On this issue, the critical response came during the panel that followed. The points in the president’s speech, Wall Street Journal columnist Bret Stephens said, “are not as innocent as he made them out to be.” To this, Stephens received a large ovation from the assembled delegates, more than Obama received for any points that he had made.
The fundamental issue, Stephens argued, is not where the border lines are drawn; the issue is the actual nature of Palestinian society. While Obama was critical of the Arab rulers who have been recently taken down by their people, Stephens noted that the Palestinian Authority is as corrupt and compromised as the others, and that the president never commented on their culture and political structure. Stephens also argued that as the president laid things out, he still favored an Israeli withdrawal and concessions of some sort, before the issue of refugees — the so-called “right of return” — and the nature of Jerusalem were settled. From Israel’s standpoint, he argued, why should they move in any such way unless they were guaranteed a final end to the conflict if they did so? As he said, “Democracy bringing a Hamas to power in the West Bank is simply not an option nor should it be to the United States.”
Martin Indyk, a former US ambassador to Israel, argued that today the president had in fact affirmed the Bush administration agreement that he previously ignored, and had even used the precise language in that agreement with Israel as his own. Like Stephens, he said the president acknowledged for the first time that the major settlement blocs would have to be incorporated as part of Israel. Indyk also thought that by saying the Palestinians would have to accept a Jewish state before negotiations took place, he was implicitly saying there could be no right of return. Finally, as the session came to a close, Indyk predicted that Obama would bomb the Iranian nuclear installations in a pre-emptive attack.
While few present seemed to agree with Indyk’s optimism, judging from the amount of applause he got compared to Stephens, others too were optimistic. Josh Block, formerly AIPAC communications director and now a senior fellow at the Progressive Policy Institute, released a statement saying: “By adding a whole section to the speech that was missing on Thursday, President Obama put himself in line with presidents since Lyndon Johnson, who have said again and again, Israel cannot go back to the 1949/1967 lines. This is an important and crucial change from what he said last week.” Block added that he thought “President Obama’s speech to AIPAC today was a strong reaffirmation of the U.S.-Israel relationship, and represented an important and positive change from his remarks on Thursday. It reflected an important continuity of U.S. policy going back to President Johnson.”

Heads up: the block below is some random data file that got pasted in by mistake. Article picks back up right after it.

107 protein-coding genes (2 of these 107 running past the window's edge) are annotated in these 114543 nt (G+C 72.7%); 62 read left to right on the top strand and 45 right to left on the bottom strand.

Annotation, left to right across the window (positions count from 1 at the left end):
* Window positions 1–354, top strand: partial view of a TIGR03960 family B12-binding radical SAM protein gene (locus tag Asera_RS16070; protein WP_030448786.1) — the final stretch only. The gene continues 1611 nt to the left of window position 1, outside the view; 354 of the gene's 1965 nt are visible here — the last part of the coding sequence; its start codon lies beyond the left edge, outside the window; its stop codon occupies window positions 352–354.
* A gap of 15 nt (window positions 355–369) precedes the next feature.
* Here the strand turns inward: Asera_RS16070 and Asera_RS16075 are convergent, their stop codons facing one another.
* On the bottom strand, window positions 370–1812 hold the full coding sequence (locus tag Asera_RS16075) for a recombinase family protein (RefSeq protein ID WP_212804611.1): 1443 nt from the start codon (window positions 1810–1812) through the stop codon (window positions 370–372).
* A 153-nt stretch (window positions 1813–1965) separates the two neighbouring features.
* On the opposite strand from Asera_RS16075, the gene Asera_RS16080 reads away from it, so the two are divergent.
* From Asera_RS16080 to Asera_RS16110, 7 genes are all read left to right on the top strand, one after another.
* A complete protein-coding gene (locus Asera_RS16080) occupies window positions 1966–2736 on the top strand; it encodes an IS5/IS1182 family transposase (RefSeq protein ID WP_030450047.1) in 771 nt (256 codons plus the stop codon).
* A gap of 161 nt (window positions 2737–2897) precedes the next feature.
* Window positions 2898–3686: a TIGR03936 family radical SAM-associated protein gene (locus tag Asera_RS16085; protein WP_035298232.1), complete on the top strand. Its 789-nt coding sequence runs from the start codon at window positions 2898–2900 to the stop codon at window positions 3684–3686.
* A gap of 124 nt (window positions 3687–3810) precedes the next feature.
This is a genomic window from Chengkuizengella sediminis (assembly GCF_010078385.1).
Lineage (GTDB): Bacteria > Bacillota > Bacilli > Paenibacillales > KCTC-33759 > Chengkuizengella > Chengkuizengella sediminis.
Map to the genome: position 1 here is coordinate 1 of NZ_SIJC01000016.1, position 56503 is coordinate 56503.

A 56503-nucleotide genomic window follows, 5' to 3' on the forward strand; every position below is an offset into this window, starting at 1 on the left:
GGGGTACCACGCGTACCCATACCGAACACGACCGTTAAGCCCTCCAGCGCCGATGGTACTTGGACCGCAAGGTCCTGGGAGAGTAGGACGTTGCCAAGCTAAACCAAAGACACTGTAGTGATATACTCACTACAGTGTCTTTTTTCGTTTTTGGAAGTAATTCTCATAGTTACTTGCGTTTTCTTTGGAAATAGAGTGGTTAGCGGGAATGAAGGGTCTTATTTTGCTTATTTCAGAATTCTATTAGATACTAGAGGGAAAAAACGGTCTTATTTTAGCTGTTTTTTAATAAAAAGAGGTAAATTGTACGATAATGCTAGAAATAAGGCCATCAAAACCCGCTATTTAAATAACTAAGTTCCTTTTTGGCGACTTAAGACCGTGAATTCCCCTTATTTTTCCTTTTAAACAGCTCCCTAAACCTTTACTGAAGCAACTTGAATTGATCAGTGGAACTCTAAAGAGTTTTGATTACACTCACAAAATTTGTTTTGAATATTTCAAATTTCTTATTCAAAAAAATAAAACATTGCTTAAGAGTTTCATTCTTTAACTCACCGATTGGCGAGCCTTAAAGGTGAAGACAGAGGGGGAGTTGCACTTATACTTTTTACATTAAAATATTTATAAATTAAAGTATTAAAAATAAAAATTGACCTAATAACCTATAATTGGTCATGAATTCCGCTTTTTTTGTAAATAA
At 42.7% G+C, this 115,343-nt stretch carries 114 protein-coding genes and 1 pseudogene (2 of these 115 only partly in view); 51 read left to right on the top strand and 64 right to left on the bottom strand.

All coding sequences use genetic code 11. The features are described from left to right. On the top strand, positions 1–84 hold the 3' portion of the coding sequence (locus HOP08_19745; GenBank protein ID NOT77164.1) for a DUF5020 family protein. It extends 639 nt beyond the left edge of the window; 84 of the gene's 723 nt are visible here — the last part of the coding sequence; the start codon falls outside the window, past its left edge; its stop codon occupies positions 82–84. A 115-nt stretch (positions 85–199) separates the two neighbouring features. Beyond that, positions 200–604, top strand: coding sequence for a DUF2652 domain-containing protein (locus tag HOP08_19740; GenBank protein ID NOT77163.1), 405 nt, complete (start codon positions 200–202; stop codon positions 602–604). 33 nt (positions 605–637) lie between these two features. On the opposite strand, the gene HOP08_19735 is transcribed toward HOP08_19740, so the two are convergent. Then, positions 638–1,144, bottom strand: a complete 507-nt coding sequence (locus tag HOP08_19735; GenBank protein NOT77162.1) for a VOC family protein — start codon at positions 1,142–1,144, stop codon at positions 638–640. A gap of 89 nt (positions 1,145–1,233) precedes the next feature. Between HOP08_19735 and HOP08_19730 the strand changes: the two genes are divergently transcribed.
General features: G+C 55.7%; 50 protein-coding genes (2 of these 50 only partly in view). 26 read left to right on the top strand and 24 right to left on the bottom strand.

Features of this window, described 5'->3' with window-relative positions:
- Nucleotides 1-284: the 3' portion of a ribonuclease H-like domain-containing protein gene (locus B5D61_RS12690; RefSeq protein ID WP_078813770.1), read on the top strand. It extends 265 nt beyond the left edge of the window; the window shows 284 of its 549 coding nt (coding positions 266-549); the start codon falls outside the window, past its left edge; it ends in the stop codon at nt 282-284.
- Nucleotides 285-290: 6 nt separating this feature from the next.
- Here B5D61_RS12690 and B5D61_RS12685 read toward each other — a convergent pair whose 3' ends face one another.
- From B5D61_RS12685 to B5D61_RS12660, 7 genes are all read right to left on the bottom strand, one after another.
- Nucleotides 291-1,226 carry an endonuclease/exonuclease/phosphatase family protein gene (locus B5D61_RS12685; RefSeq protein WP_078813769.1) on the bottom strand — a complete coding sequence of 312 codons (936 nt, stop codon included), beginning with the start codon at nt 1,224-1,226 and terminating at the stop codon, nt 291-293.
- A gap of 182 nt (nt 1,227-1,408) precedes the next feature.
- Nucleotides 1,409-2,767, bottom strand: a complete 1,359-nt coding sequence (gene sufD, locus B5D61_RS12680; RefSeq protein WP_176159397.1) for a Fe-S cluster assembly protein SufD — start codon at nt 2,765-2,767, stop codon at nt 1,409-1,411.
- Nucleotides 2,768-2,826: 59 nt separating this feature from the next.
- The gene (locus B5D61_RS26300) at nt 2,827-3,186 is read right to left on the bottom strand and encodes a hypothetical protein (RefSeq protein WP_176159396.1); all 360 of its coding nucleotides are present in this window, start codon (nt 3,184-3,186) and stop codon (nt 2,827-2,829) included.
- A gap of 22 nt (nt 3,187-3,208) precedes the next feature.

A few minutes ago, AIPAC released the following statement about the President’s speech:
AIPAC appreciates President Obama’s speech today at our annual policy conference in which he reaffirmed the importance of the U.S.-Israel relationship and the shared values that define both nations. In particular, we appreciate his statement that the U.S. does not expect Israel to withdraw to the boundaries that existed between Israel and Jordan in 1967 before the Six Day War. We also commend President Obama for his explicit condemnation of Hamas as a terrorist organization and his recognition that Israel cannot be expected negotiate with a group that denies its fundamental right to exist. We also welcome the president’s reaffirmation of his longstanding commitment to prevent Iran from acquiring nuclear weapons.
What AIPAC has done, of course, is accentuate the positive and ignore the negative, that which the President chose not to address. It is a statement meant to pressure him to live up to what he seemed to say he now believed.
So the question is, as I conclude, whether or not the president means it, whether or not he will backpedal in the other direction, and whether he will seek to mend matters with Prime Minister Netanyahu, rather than push him in directions Israel does not want to go. We now have evidence that in a few short days, the pressure moved the president away from the contentious trap he set before meeting PM Netanyahu. Will he now change again facing pressure from the “realists,” the anti-Israel left wing, and the Arab nations — including those of the Arab Spring that are turning out to be vigorous enemies of Israel? Time, as usual, will tell.